After federal elections in 2004, 2006 and 2008, most voters won’t be wanting to go back to the polls any time soon.
But should Stephen Harper’s minority Conservative government fall any time soon, the race in Richmond promises to be an interesting one.
Last month, Richmond Liberals selected Joe Peschisolido to be their candidate. Peschisolido was Richmond MP from 2000 to 2004, but is best-known for crossing the floor from the Canadian Alliance (forerunner of today’s Conservatives) to the Liberals. The move angered die-hards in both parties locally: many Alliance supporters felt betrayed after the recent newcomer to Richmond they opened doors for betrayed them; Liberals loyal to Raymond Chan, the MP who lost to Peschisolido in 2000 weren’t happy either to see their rival moving in.
Peschisolido tried to win the Liberal nomination in 2004 but lost to Chan by only 168 votes. Since then, he’s continued living in Richmond, started his own law firm and has kept interest in the Liberals.
Chan’s loss to Conservative Alice Wong in 2008 by more than 8,000 votes opened the door for what seemed an improbable politic comeback for Peschisolido.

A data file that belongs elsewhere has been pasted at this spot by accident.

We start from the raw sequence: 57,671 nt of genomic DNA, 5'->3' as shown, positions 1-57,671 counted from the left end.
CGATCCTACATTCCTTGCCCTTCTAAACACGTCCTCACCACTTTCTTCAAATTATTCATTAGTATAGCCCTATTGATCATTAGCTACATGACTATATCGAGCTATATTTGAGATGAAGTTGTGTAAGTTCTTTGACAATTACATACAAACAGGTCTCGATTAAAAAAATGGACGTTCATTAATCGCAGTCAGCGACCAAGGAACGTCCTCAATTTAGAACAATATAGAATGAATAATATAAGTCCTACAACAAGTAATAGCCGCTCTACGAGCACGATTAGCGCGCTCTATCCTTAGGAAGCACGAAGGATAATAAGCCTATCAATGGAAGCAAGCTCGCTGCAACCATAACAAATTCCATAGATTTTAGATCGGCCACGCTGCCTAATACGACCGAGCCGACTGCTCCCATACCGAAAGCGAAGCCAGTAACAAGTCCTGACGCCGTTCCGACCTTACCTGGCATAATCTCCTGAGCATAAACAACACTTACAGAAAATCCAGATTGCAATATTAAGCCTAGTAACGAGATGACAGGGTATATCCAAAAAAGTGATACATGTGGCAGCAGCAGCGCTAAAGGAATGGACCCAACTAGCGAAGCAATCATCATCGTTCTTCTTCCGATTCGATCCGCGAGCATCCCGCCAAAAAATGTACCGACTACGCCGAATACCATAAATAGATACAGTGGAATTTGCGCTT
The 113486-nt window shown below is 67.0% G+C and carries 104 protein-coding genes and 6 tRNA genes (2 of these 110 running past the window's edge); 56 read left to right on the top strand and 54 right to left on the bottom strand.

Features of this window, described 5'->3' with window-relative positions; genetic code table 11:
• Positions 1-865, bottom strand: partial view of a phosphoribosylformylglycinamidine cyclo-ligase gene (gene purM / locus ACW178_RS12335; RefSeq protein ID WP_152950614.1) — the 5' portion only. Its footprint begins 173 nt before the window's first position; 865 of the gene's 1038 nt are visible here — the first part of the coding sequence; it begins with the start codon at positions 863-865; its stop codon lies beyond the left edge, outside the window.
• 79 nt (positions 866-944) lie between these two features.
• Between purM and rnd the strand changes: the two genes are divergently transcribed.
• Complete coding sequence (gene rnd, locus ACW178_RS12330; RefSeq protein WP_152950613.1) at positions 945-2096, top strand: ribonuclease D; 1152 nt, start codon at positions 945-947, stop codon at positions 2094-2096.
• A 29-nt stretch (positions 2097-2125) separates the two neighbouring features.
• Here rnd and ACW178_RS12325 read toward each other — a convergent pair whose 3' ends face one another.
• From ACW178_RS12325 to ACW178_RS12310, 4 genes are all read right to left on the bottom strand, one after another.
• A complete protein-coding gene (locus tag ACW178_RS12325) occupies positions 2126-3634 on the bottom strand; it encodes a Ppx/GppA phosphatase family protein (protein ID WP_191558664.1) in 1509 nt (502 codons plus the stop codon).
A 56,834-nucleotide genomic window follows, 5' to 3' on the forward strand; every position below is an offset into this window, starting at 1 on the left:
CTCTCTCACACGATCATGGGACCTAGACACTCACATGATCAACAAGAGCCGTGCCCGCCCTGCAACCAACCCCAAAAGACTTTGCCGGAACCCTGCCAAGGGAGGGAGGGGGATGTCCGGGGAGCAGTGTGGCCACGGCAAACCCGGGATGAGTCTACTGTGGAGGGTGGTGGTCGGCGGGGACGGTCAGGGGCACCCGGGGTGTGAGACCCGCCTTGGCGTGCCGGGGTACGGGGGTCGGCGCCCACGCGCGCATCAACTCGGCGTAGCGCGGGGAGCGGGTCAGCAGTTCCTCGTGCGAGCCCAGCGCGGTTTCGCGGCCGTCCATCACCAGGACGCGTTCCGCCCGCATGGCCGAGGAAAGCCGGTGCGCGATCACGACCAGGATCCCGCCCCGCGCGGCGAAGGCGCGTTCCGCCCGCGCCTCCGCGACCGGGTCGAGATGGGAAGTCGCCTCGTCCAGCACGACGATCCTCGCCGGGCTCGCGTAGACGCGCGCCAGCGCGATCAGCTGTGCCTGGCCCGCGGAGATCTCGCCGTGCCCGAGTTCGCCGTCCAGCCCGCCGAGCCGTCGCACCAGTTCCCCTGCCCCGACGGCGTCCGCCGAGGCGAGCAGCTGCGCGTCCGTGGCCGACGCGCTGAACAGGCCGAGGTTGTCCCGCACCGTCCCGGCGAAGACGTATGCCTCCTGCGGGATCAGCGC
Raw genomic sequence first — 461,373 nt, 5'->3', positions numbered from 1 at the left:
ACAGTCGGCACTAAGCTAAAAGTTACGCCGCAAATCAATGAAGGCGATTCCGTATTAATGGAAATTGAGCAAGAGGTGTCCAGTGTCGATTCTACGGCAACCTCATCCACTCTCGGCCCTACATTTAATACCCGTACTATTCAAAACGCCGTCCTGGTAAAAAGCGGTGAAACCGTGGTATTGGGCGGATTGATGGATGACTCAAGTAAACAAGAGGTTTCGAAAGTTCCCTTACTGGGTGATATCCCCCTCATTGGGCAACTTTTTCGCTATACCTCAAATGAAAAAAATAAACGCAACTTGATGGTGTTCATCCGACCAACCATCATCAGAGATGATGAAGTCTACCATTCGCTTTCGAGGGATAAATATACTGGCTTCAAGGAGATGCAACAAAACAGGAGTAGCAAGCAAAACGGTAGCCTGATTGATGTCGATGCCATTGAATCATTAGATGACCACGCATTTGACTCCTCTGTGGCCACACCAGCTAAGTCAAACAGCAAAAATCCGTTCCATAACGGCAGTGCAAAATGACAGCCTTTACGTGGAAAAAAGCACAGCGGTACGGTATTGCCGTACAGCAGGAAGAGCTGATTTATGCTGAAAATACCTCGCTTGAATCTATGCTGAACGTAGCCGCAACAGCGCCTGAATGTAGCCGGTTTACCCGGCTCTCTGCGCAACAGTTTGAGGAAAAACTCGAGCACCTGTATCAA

At the nomination meeting, the once-mighty Chan machine just couldn’t get the supporters out and Peschisolido won on a second ballot. Now can he convince the rest of Richmond he is the man for the job?
On the plus side, he has stayed loyal to Richmond and the Liberals since 2002. He is charming, hard-working and good at networking and with the media.
On the minus side, his re-entry into political life will re-ignite many embittered voters who won’t soon forget Peschisolido’s abandoning of the right. Current MP Alice Wong, who ran with Peschisolido under the Canadian Alliance banner back in 2000, will have some choice words to say.
Of course, what happens nationally often has more impact on voters than local personalities, but the return of Joe Peschisolido will make for an intriguing election.